Fairview Cemetery, Halifax, Nova Scotia
|Location||North End, Halifax|
|Number of graves||?|
Fairview Cemetery in Halifax, Nova Scotia, is a Canadian cemetery that is perhaps best known as the final resting place for over one hundred victims of the sinking of the RMS Titanic. Officially known as Fairview Lawn Cemetery, the non-denominational cemetery is run by the Parks Department of the Halifax Regional Municipality.
Fairview Lawn Cemetery is located in the North End of Halifax at the Northern End of Windsor Street. It is bordered by the Saint John Anglican cemetery on one side and the Baron de Hirsch Cemetery on another.
A blockhouse was built at the site in the 1750s to protect Halifax from attacks by the Mi'kmaq people. The land was subsequently developed as small farms. In 1893, the land was acquired by a private company, the Fairview Lawn Cemetery Limited, for a non-denominational cemetery because the Camp Hill Cemetery in the centre of the city was running out of room. The city of Halifax took over the cemetery in 1944. Fairview contains a cross section of Halifax's 20th century residents including a Greek section and a Chinese section as well as a mass grave of victims from the Halifax Explosion and many other graves.
One hundred and twenty-one victims of the RMS Titanic sinking are interred at Fairview, more than any other cemetery in the world. Most of them are memoralized with small gray granite markers with the name and date of death. Some families paid for larger markers with more inscriptions. The occupants of a third of the graves, however, have never been identified and their markers contain just the date of death and marker number. Surveyor E. W. Christie laid out three long lines of graves in gentle curves following the contours of the sloping site. By co-incidence, the curved shape suggests the outline of the bow of a ship. A complete listing of those victims buried in Fairview can be found here.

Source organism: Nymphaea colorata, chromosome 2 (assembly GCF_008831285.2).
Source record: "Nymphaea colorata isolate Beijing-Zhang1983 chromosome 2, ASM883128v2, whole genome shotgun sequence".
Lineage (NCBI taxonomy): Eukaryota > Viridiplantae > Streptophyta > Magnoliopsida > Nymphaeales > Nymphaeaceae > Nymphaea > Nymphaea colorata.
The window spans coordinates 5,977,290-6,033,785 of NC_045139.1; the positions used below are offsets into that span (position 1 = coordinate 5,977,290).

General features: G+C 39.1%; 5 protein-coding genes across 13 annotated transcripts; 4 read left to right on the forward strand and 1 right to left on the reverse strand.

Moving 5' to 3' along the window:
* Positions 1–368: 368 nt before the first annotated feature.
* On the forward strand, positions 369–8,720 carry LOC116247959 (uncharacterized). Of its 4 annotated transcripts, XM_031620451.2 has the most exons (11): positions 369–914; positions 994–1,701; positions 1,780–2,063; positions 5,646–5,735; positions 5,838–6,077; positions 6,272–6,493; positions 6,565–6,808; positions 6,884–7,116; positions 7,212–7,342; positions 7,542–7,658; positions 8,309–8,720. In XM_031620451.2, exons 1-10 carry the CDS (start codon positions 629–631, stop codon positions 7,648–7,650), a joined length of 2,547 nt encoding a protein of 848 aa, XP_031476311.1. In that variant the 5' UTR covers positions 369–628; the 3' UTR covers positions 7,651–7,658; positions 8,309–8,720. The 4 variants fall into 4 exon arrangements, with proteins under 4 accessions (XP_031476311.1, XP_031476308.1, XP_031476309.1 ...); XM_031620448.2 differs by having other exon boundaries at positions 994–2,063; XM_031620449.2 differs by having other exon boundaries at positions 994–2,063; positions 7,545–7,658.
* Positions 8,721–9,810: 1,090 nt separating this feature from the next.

One of the better-known Titanic markers is for an unidentified child victim, known for decades as The Unknown Child. No one claimed the body, so he was buried with funds provided by sailors of the CS Mackay-Bennett, the cable ship that recovered his body. The marker bears the inscription 'Erected to the memory of an unknown child whose remains were recovered after the disaster of the "Titanic" April 15th 1912'. In November 2002, the child was initially identified as 13-month-old Eino Viljami Panula of Finland. Eino, his mother, and four brothers all died in the Titanic disaster. After additional forensic testing, the unknown child was re-identified as 19-month-old Sidney Leslie Goodwin, an English child who perished with his entire family.
A grave marked "J. Dawson" gained fame following the release of the 1997 film Titanic, since the name of Leonardo DiCaprio's character in the film is Jack Dawson. Many filmgoers, moved by the story, left flowers and ticket stubs at Dawson's grave when the film was first released, and flowers continue to be left today. Film director James Cameron has said the character's name was not in fact inspired by the grave. More recent research has revealed that the grave actually belongs to Joseph Dawson, an Irishman who worked in Titanic's boiler room as a coal trimmer.
The Fairview Titanic graves also include the burial place and marker of William Denton Cox, a heroic steward who died while escorting third class passengers to the lifeboats.
- Ruffman, Alan Titanic Remembered: The Unsinkable ship and Halifax (1999) Halifax: Formac Publishing
- Beed, Blair Titanic Victims in Halifax Graveyards (2001) Halifax: Dtours, page 89.
- Canadians identify child aboard Titanic - USATODAY.com
- *"The Real Jack Dawson", Encyclopedia Titanica
-  CWGC Cemetery Report.